Tuesday, July 14, 2009

Communication In Superior Commands - More Command Excellence

Superior commands communicate frequently and effectively. As one chief put it, "We talk a lot to each other." This includes communicating about what needs to be done and why; getting input; sending memos; getting information from outside groups; counseling; resolving conflicts; and a thousand and one other things.

In particular, the people in charge give frequent explanations to those below them about what is coming up and what is expected of them. A lot of important communication is informal and occurs when the officers and chiefs are walking about. In doing this they can answer an individual's questions, chat about personal matters, and see if there are any small problems that could later turn into big ones.

These commands make sure the right people get the right message at the right time. They do this through face-to-face conversations, meetings, the IMC, memos, quarters, captain's call, night orders, newsletters, and posters. The POD is a central means of communication. It is clear, complete, and accurate, and often contains reminders of long-range events. It also is issued early enough the day before to help people plan for the next day. People know they can rely on the POD to find out what is happening. In some average commands, the POD is guilty until proven innocent: people feel that they have to double-check to ensure that scheduled evolutions will really happen.

Top commands also realize the importance of listening. People in these units know they do not have all the answers and realize that listening improves morale and decision making. The command senior chief in one superior aviation squadron explained his approach: "People aren't afraid to come to me with anything. That's essential because if you go around scaring people off, you have shot yourself right out of the saddle. I have to be able to get them to listen to me and me to listen to them. You can't possibly put out policies without ears."

Most COs and XOs of superior commands have open door policies, but some go even further. The CO of one top command does not wait for people to approach him; he schedules several request masts each week and tries to see one or two people every day. Aware that most of the personnel who want to see him have complaints, he says he does a lot of listening before suggesting a course of action.

For communication to be successful throughout the command, each level must receive and transmit messages quickly and accurately. In superior commands, communication flows freely and clearly up, down, and across the various levels. Again, this starts at the top, with the CO effectively communicating what's wanted. Each level then passes the baton to the one below it. But these commands know it is just as important that communication flow up the chain of command as down.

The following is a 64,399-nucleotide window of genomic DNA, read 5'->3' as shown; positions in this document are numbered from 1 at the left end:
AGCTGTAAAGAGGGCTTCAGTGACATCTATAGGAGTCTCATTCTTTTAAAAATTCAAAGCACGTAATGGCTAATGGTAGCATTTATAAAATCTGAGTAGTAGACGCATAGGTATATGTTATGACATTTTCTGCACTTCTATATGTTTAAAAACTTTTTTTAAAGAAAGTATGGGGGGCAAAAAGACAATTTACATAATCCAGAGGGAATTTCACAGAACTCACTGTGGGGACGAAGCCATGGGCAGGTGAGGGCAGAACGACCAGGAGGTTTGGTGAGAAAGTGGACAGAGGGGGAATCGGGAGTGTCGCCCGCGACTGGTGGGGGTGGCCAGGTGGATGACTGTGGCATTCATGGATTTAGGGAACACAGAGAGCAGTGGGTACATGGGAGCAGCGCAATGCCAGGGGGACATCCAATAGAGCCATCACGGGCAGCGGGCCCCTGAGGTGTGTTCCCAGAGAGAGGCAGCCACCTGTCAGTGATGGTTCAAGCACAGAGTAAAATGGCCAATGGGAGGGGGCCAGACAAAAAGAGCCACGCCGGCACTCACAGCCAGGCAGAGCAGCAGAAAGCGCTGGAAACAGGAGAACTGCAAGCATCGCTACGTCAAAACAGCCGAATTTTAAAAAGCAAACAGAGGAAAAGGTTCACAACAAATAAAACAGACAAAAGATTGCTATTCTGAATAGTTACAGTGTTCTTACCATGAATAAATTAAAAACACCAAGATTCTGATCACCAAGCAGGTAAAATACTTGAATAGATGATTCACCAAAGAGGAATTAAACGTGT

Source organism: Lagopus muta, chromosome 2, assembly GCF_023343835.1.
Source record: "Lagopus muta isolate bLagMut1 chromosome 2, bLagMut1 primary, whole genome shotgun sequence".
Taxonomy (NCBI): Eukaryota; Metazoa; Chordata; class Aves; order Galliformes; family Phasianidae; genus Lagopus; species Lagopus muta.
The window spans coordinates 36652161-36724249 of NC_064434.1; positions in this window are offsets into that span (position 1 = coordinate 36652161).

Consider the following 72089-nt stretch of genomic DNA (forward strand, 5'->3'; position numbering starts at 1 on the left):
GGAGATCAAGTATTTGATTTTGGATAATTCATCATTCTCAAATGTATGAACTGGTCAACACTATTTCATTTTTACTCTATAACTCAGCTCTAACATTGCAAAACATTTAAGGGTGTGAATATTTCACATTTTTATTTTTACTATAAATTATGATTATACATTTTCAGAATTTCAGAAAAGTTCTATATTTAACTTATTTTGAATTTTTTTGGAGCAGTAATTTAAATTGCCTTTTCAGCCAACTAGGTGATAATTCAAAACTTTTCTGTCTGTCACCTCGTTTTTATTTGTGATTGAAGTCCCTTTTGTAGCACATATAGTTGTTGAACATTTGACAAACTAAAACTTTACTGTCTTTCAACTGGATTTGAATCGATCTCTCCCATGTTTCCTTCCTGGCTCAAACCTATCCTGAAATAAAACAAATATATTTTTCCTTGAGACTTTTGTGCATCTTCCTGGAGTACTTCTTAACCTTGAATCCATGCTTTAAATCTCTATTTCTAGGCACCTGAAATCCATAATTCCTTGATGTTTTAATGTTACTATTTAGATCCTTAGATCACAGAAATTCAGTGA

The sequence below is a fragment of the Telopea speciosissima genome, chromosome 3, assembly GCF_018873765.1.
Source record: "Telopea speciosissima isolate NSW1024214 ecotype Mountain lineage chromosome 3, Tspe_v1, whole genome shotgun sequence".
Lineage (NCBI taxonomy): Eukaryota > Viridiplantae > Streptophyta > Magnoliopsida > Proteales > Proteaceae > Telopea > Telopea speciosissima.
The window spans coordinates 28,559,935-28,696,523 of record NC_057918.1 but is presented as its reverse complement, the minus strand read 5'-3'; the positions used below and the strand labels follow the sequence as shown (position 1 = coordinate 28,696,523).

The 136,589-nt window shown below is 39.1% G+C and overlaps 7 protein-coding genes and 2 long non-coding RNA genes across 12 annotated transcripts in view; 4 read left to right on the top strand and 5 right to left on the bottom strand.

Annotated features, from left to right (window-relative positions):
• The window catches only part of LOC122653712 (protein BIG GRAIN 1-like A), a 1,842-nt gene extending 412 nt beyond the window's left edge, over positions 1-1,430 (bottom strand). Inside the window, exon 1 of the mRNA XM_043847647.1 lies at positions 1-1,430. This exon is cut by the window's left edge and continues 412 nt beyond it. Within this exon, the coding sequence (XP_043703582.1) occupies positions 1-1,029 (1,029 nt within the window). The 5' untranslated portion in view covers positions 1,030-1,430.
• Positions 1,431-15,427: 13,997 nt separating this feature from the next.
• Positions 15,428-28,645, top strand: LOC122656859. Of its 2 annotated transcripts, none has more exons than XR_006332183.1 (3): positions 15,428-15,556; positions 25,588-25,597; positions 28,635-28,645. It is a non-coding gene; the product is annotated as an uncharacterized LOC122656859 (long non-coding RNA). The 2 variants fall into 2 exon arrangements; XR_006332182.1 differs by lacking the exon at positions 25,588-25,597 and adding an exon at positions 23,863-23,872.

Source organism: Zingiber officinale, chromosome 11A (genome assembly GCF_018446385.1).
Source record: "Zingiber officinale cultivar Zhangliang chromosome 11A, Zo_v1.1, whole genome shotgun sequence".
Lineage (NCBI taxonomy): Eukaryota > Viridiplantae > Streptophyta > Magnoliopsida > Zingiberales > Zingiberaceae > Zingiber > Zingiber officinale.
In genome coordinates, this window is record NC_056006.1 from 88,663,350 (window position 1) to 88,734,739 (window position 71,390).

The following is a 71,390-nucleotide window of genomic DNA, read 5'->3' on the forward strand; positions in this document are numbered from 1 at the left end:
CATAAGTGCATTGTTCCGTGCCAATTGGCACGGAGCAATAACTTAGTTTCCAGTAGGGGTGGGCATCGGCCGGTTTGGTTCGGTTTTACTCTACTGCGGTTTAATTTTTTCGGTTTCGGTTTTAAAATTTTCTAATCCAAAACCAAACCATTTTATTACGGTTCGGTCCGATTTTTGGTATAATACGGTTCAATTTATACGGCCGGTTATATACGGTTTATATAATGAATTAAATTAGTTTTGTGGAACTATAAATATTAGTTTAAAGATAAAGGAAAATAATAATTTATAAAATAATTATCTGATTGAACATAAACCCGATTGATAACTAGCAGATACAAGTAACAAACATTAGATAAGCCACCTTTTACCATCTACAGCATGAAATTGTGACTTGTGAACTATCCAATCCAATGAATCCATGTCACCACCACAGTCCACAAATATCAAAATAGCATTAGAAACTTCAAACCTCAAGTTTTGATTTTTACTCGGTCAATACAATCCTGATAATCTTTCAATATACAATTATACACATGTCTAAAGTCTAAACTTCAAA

Starting with the CO, the norm is established that if someone sees a problem, thinks there's a better way to do something, or has a question, then the command wants to hear it.

From Charting The Course To Command Excellence: Summary

1 comment:

Jason Knudson said...

One of the worst buzz phrases in the Navy is, "I have an open door policy." It is often said to a group of people 10 ranks junior to the person saying it, from a podium, with the CMC standing behind making a cutting gesture which says, "If you go in that door I will kill you!"

I consider grading my ability to implement an open door policy by the candy jar principle: An effective office is one in which the candy jar sits on the desk and is constantly having to be refilled. An ineffective office places the candy next to the door and has never had to refill the candy jar.

The essence of the idea is this:

You must foster an environment where people are comfortable coming in to take the candy from you (your ideas, advice, guidance, etc.) It is given freely and there are no hidden barriers put up. You should always ensure someone who walks into your office walks out with a piece of candy.

If you put up barriers, people will not come to you for advice and will not share their knowledge with you. It is just like having a candy jar that sits next to the door, but everyone is afraid of taking the candy. Eventually, (please excuse the extended metaphor) that candy gets stale.